If You Told Me about All This When I Was Fifteen I Never Would've Believed It
My best friend these days is my personal trainer, Adam, a man whom I pay to hang out with me. That isn't a knock on Adam. He'd probably hang out with for free, except that he's a poor pre-med student, with a beater car, and needs the money. Adam is twenty-four.
Working out with Adam is the highlight of my day, something that extends far beyond the mere homoerotic bent of two buff men pumping iron together. He's an interesting guy to talk to--well read, up on pop culture, sharp sense of humor. But what I find most fascinating is that, at his age, I was falling apart, slipping into dark corners that would hold me hostage for years to come.
Adam struggles with a lot of the same conventional crap I struggled with then--no money, job cutting into social life and other passions, a lack of personal space. Plus he's got the added pressure of being pre-med. And then there are the women who drive him nuts, the "Please Call Me, Baby" women you can't get off your mind at two a.m., walking in the San Francisco rain, down a median on the Great Highway, because you just saw her leave with some other guy...
I'll come into the gym and find Adam, who may or may not have slept, with some crazy story about his car getting stolen, or some ex-girlfriend emptying his bank account, and there will be desperation, urgency in his voice; and every minute seems to matter to him. And it's crazy. And it's hectic. And it'll keep you up at night and has you pulling out your hair. But you feel it. And I miss that. Wounds heal but the nerves don't always come back. My days are a sleepwalk.
And it pretty much all has to do with getting older, I know. Nothing profound. Finally at an age where I have my shit together (or as much as a guy such as I ever gets his shit together), I am not hanging on somebody else's every word, not waiting for the phone to ring. Left. Right. Doesn't much matter to me. Two sides, same coin. At forty, things are just...different. And this is the part I struggle with.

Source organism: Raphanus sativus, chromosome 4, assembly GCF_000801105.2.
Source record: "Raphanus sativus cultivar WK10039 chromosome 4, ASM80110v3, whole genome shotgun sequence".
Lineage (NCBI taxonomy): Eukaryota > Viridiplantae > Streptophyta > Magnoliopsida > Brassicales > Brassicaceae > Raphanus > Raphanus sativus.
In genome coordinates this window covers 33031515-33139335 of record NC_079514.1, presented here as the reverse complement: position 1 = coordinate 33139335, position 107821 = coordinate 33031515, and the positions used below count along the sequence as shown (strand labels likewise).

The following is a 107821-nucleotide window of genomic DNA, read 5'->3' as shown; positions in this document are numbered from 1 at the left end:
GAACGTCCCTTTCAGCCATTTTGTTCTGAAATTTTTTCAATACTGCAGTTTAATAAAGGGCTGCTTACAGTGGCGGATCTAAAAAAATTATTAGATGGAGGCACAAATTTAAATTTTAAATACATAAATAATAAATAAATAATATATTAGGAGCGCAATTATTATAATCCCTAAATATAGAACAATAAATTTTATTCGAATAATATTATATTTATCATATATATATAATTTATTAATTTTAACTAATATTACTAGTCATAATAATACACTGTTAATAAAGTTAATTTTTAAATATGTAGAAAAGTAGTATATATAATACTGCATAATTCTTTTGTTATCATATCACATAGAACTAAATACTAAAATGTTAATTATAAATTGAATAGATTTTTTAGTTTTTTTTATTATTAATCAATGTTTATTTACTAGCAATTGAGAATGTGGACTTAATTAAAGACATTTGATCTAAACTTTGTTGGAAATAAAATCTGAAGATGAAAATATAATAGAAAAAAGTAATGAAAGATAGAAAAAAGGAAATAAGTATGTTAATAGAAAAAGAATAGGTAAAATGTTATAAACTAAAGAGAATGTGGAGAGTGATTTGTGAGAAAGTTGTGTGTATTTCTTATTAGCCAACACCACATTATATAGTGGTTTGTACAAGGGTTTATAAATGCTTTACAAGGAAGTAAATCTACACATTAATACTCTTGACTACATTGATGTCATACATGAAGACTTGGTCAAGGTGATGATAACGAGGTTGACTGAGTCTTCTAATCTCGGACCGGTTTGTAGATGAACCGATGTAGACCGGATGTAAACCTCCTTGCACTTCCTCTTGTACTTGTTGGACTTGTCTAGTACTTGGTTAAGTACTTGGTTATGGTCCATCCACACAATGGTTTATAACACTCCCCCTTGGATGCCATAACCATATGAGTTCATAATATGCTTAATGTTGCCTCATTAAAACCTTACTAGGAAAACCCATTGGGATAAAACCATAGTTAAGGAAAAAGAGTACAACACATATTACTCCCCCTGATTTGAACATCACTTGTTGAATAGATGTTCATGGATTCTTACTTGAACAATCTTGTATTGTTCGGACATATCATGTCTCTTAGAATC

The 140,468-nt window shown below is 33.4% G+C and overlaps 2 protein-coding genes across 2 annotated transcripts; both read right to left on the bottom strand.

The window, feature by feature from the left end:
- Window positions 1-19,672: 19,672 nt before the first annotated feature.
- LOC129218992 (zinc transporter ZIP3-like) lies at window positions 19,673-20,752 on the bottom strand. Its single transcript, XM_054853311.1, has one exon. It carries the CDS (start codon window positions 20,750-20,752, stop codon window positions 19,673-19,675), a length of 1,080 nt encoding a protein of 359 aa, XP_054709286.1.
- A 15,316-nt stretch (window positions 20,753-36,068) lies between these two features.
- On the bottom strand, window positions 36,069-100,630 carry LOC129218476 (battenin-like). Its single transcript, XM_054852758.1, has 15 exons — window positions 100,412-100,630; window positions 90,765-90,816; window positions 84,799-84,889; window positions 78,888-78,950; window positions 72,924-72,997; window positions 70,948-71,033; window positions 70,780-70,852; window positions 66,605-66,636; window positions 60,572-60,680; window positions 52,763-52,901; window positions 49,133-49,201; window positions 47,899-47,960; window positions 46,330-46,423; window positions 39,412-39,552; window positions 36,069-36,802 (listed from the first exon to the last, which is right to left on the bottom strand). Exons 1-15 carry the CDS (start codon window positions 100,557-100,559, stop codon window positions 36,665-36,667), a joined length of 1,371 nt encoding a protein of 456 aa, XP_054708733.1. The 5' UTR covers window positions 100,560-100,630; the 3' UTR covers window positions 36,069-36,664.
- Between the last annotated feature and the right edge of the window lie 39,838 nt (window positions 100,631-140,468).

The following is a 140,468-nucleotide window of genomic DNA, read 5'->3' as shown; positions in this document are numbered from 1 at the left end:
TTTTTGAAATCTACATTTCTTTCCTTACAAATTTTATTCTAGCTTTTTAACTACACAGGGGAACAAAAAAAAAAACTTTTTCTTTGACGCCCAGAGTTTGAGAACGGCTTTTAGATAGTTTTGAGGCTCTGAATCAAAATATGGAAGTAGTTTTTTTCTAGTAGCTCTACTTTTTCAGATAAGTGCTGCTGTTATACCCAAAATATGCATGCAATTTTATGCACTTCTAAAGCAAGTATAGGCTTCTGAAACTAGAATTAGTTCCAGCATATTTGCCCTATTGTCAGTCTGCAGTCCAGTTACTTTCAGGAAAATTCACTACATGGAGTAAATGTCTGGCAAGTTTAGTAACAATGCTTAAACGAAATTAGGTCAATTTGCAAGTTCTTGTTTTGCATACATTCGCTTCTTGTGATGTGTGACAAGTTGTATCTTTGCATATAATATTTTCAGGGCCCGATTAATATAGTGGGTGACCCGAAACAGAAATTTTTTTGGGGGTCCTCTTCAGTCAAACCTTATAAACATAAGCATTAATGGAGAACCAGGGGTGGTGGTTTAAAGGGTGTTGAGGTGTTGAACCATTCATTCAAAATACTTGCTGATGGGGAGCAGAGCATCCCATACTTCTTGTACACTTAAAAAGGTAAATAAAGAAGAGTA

I remember overhearing my mother say to a friend once, "You couldn't pay me to live through my 20s again." In my 20s at the time, I thought she was nuts. "This is fucking great!" I thought. "The 20s are awesome. I'm young, I'm strong, I don't compromise...." Yeah. Like so many other things, I eventually saw my mother was right about this too. Not only couldn't you pay me, I would've be able to survive them again.
Working out with Adam, hearing about whatever madcap adventure or heartbreak is commanding his attention, I try to impart sage advice, or at least try to explain the things you can't quite see at 24. Why? Who the fuck knows. Maybe in a weird way I am trying to talk to myself at that age, not that Adam is a fucked up mess like I was. He's just a normal kid, a good guy with a bright future. But 24 is a bitch of an age. And you can't explain what is going to change, other than to say "You'll feel much differently when you are older." Which people used to say when I was 24. And I wanted to punch them in the fucking head. Like Against Me! sings at the end of "Tonight We Give It 35%," "If you told me about all this when I was 15 I never would've believed it."
You want to do so many things, see your path so clearly; you're a bull being held back, so you buck and snort, and just want your chance to get out of the gate, because there is so much to do. But all this shit stands in your way. You've got asshole roommates (but one day you'll have your own place). You have no money (but one day you'll be set). You have no time to do what you want. But one day you will. And when that happens you see nothing has changed. And it would be devastating. Except you don't feel so passionately about anything anymore. That desperation, that yearning, that urgency is gone. Heart broken too many times, too many near misses and letdowns, too many times getting knocked down and getting back up and getting knocked back down, and now you're just used to it, who knows. Yet, the weird part is, this isn't a bad thing. Rolling with the punches, life on life's terms, whatever you want to call it, you've found a way to survive. Just "surviving" isn't sexy, but it's a helluva lot safer, and it leaves you time to the focus on the things that really matter, the wife (to be), the kid, working hard to leave your mark.
Don't get me wrong. I still have more than my share of panic attacks and tragedies and moments that feel like the weight of the world is on my shoulders, and I sometimes I wish I could disappear. Not saying that goes away. Only that dealing with those moments is a fucklot easier now than it was then. Of course now, your body is falling apart. Mind's stronger, figured some shit out, but your back is going, hamstrings pull more easily, you need your fucking hip replaced, you have to get up five times a night to take a piss and you're tired all the time.
If you would've told me about all this...